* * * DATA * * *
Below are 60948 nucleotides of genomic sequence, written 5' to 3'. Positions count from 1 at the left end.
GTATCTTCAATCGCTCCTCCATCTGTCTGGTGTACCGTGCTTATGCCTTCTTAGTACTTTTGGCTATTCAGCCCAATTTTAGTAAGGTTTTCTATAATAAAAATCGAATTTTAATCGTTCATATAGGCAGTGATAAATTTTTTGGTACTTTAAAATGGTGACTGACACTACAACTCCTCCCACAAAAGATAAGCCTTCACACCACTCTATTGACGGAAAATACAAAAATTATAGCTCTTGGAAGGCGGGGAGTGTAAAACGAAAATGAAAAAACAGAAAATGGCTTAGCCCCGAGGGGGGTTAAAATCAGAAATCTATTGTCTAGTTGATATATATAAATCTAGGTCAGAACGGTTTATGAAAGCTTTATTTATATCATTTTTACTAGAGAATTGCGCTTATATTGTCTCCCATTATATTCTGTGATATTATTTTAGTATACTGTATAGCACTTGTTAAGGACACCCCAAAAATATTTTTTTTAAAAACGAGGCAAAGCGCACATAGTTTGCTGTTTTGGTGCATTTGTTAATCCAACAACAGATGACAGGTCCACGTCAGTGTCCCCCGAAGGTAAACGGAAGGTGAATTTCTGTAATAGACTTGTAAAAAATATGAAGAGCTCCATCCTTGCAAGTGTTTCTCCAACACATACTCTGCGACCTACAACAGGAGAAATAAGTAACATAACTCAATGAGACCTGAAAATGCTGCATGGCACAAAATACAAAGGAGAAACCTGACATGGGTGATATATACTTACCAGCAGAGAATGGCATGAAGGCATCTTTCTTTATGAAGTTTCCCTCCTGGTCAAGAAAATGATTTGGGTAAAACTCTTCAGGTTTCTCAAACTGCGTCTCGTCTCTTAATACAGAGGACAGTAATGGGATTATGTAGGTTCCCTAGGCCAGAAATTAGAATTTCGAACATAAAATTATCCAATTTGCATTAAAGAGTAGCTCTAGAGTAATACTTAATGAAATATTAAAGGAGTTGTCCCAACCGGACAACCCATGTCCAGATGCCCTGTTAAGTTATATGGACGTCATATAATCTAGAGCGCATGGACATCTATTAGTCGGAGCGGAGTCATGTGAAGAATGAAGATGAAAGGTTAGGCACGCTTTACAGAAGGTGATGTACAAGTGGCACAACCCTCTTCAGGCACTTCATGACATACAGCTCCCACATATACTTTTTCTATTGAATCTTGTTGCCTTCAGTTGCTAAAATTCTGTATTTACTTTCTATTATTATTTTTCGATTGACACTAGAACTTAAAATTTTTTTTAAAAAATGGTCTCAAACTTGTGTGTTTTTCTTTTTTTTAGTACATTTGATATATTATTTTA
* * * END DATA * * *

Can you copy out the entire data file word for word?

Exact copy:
Below are 60948 nucleotides of genomic sequence, written 5' to 3'. Positions count from 1 at the left end.
GTATCTTCAATCGCTCCTCCATCTGTCTGGTGTACCGTGCTTATGCCTTCTTAGTACTTTTGGCTATTCAGCCCAATTTTAGTAAGGTTTTCTATAATAAAAATCGAATTTTAATCGTTCATATAGGCAGTGATAAATTTTTTGGTACTTTAAAATGGTGACTGACACTACAACTCCTCCCACAAAAGATAAGCCTTCACACCACTCTATTGACGGAAAATACAAAAATTATAGCTCTTGGAAGGCGGGGAGTGTAAAACGAAAATGAAAAAACAGAAAATGGCTTAGCCCCGAGGGGGGTTAAAATCAGAAATCTATTGTCTAGTTGATATATATAAATCTAGGTCAGAACGGTTTATGAAAGCTTTATTTATATCATTTTTACTAGAGAATTGCGCTTATATTGTCTCCCATTATATTCTGTGATATTATTTTAGTATACTGTATAGCACTTGTTAAGGACACCCCAAAAATATTTTTTTTAAAAACGAGGCAAAGCGCACATAGTTTGCTGTTTTGGTGCATTTGTTAATCCAACAACAGATGACAGGTCCACGTCAGTGTCCCCCGAAGGTAAACGGAAGGTGAATTTCTGTAATAGACTTGTAAAAAATATGAAGAGCTCCATCCTTGCAAGTGTTTCTCCAACACATACTCTGCGACCTACAACAGGAGAAATAAGTAACATAACTCAATGAGACCTGAAAATGCTGCATGGCACAAAATACAAAGGAGAAACCTGACATGGGTGATATATACTTACCAGCAGAGAATGGCATGAAGGCATCTTTCTTTATGAAGTTTCCCTCCTGGTCAAGAAAATGATTTGGGTAAAACTCTTCAGGTTTCTCAAACTGCGTCTCGTCTCTTAATACAGAGGACAGTAATGGGATTATGTAGGTTCCCTAGGCCAGAAATTAGAATTTCGAACATAAAATTATCCAATTTGCATTAAAGAGTAGCTCTAGAGTAATACTTAATGAAATATTAAAGGAGTTGTCCCAACCGGACAACCCATGTCCAGATGCCCTGTTAAGTTATATGGACGTCATATAATCTAGAGCGCATGGACATCTATTAGTCGGAGCGGAGTCATGTGAAGAATGAAGATGAAAGGTTAGGCACGCTTTACAGAAGGTGATGTACAAGTGGCACAACCCTCTTCAGGCACTTCATGACATACAGCTCCCACATATACTTTTTCTATTGAATCTTGTTGCCTTCAGTTGCTAAAATTCTGTATTTACTTTCTATTATTATTTTTCGATTGACACTAGAACTTAAAATTTTTTTTAAAAAATGGTCTCAAACTTGTGTGTTTTTCTTTTTTTTAGTACATTTGATATATTATTTTA